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Monday, November 26, 2018

Keeping It Real - The C.O.G. 100

The reports of my death have been greatly exaggerated.
Mark Twain

There's much angst in the virtual air about the commercialization of gravel races and the inevitable burst of the gravel bubble. The gravel darling of the mainstream cycling media, Dirty Kanza, continues to get more expensive, more exclusive and even more corporate with its recent sale to a big event production company. Many other gravel events also are morphing into conventional bicycle races, with professional riders, team tactics, expanding levels of support, little to no self-navigation, substantial entry fees and prizing, national media coverage and more enforcement of more rules due to racers cheating. Sound familiar?

Not to worry. What sparked and nurtured the gravel scene was not marketing and selling big production events. When all the big hype gravel stuff withers, folks will still get together to ride gravel for fun, challenge and competition at local rides and grass roots races.

New gravel races still pop up all over, many of which are small, low-key events operating on a shoestring budget by a dreamer and some volunteers. The grandfather of gravel, Guitar Ted, notes that such "under the radar" events continue to fill the calendar. The Message. Out here in the sticks of western South Dakota, engineer/beermeister Lucas Haan exemplifies the can-do gravel attitude by starting a spring gravel series that doubled in size twice in its first year, then doubled again to over 100 riders in its second. A Gravel Community Builds. That's where it's at.

Now, from the birthplace of today's gravel scene, none other than Guitar Ted recently announced a new gravel race out of Iowa that should warm the hearts of grass roots gravelleurs everywhere:  The C.O.G. 100 Iowa Gravel Single Speed Championship.  C.O.G. 100.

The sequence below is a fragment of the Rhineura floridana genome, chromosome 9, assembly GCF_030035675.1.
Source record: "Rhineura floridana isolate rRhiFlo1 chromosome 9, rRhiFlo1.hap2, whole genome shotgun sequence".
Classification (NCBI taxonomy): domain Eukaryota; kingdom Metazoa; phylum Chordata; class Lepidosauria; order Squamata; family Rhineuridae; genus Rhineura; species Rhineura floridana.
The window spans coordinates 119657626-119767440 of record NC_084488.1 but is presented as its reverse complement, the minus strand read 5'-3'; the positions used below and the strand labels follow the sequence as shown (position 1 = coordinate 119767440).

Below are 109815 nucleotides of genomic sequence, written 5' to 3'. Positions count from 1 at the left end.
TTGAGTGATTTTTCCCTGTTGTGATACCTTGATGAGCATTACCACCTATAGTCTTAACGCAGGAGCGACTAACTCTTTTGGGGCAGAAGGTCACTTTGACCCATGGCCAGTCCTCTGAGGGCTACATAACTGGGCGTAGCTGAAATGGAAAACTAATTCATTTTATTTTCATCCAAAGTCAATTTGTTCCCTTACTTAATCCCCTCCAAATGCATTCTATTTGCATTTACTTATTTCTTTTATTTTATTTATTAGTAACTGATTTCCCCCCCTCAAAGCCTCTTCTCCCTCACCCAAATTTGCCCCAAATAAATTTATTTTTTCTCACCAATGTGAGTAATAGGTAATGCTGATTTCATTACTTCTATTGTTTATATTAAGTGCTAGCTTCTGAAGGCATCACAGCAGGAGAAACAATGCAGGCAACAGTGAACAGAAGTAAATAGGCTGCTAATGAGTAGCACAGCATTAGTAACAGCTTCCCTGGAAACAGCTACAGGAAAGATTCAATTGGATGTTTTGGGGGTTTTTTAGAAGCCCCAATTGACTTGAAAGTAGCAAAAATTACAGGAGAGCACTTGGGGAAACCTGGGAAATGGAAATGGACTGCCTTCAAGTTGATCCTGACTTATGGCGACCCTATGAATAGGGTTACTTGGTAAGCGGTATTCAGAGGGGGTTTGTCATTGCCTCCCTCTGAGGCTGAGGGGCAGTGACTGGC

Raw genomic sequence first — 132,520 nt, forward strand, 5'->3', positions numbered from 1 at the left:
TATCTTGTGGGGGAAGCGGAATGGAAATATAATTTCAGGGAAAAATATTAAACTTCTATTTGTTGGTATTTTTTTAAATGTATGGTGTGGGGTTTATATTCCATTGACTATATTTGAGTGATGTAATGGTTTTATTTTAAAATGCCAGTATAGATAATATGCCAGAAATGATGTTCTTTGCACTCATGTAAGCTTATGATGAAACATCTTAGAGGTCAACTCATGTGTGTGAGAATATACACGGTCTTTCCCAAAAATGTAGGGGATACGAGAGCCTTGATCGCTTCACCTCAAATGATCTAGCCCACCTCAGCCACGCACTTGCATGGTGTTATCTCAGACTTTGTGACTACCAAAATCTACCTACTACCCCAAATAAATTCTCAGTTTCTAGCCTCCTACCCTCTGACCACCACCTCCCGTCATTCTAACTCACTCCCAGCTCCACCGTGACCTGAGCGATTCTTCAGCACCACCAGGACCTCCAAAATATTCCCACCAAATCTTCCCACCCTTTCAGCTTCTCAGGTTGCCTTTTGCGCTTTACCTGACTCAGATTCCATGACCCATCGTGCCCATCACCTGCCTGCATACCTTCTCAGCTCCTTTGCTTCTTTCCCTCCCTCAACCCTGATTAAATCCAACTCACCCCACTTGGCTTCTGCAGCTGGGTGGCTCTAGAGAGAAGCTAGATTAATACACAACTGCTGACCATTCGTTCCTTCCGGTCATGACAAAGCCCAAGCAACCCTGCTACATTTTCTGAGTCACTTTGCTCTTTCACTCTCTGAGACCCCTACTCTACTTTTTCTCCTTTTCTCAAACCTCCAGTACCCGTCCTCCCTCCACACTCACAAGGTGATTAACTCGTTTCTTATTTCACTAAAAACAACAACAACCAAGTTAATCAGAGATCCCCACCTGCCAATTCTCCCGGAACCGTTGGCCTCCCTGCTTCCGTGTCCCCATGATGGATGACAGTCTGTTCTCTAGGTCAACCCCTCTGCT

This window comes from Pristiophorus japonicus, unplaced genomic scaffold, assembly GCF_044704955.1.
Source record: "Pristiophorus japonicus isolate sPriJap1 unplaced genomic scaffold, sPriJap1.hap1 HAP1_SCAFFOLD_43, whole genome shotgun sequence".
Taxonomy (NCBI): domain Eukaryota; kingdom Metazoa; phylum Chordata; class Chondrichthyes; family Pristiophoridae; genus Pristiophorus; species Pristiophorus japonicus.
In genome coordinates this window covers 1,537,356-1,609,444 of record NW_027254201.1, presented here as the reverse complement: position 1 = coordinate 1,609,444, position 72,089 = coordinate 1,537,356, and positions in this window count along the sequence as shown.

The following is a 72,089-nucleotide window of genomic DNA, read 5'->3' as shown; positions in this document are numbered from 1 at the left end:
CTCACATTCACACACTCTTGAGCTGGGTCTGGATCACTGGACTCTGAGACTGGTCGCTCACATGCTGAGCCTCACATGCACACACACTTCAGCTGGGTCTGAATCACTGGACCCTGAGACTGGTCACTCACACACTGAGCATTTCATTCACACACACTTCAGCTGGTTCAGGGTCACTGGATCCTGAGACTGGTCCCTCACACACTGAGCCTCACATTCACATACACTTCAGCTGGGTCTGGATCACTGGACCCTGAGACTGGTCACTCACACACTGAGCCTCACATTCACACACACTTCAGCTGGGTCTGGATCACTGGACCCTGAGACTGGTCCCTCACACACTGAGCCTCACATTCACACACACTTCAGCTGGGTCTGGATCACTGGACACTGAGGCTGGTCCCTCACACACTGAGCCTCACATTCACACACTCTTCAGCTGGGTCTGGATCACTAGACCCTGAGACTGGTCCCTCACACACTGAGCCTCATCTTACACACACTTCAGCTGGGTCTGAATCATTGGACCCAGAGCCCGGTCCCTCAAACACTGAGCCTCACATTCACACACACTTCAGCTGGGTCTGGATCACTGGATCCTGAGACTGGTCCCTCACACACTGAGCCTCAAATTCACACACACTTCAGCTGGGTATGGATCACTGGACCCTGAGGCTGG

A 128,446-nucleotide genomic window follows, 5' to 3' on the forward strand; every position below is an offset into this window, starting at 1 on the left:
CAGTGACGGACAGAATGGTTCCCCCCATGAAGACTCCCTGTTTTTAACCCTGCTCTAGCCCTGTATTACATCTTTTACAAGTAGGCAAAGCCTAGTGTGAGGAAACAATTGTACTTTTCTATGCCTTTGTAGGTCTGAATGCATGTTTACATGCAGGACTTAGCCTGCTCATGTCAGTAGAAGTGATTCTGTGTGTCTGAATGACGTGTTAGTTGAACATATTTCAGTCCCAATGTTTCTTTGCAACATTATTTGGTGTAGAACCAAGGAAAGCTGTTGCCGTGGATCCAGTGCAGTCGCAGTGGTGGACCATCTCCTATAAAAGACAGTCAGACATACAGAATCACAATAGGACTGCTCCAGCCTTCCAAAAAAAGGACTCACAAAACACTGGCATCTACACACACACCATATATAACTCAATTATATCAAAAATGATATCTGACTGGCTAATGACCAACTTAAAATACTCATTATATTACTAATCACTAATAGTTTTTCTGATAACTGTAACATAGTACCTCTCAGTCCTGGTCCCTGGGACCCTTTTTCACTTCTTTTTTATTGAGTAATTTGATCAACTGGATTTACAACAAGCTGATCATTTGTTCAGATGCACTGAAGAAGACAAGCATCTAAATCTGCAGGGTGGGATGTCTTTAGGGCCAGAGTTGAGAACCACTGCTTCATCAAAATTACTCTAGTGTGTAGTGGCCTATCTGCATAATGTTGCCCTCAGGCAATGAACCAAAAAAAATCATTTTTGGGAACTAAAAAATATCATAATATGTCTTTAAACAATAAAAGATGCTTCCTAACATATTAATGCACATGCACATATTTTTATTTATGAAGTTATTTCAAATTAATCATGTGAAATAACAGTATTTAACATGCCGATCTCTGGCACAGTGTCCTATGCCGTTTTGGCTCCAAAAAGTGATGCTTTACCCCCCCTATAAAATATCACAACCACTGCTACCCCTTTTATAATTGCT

Drawing deeply from its Trans Iowa roots, the C.O.G. 100 squarely plunks ownership of the experience on the individual rider. Guitar Ted clearly and repeatedly pronounces that YOU ARE RESPONSIBLE FOR YOU and re-inforces that philosophy into the very structure of the event:
  • Self-navigated with cue sheets delivered at the start (no course markings, no GPS for navigation). 
  • Self-supported (no aid stations, no crew, no stores on the route). 
  • No outside support of any kind (specifically noting no outside "encouragement/cheering"). 
  • No race organizer retrieval (arrange transportation if quitting). 
  • No sanctioning, no prizing, no schwag (the experience is the reward).
That crusty curmudgeon Guitar Ted refuses to allow anyone to simply buy an experience served up on a silver platter. Instead, he provides written directions and you ride. It's just you, your fellow riders and whatever you discover out there on an unknown course. Oh, and single speed only. All in all, it's a genuine Guitar Ted Production.

The C.O.G. 100 reads like a Christmas wish list of everything I'd love in a gravel race. I wish I could be there.

Registration opens January 2, 2019 and is limited to 75. Expect it to fill fast.

On the volunteers ride at Trans Iowa v14, a flat stretch of rideable B-road somewhere around Grinnell, Iowa.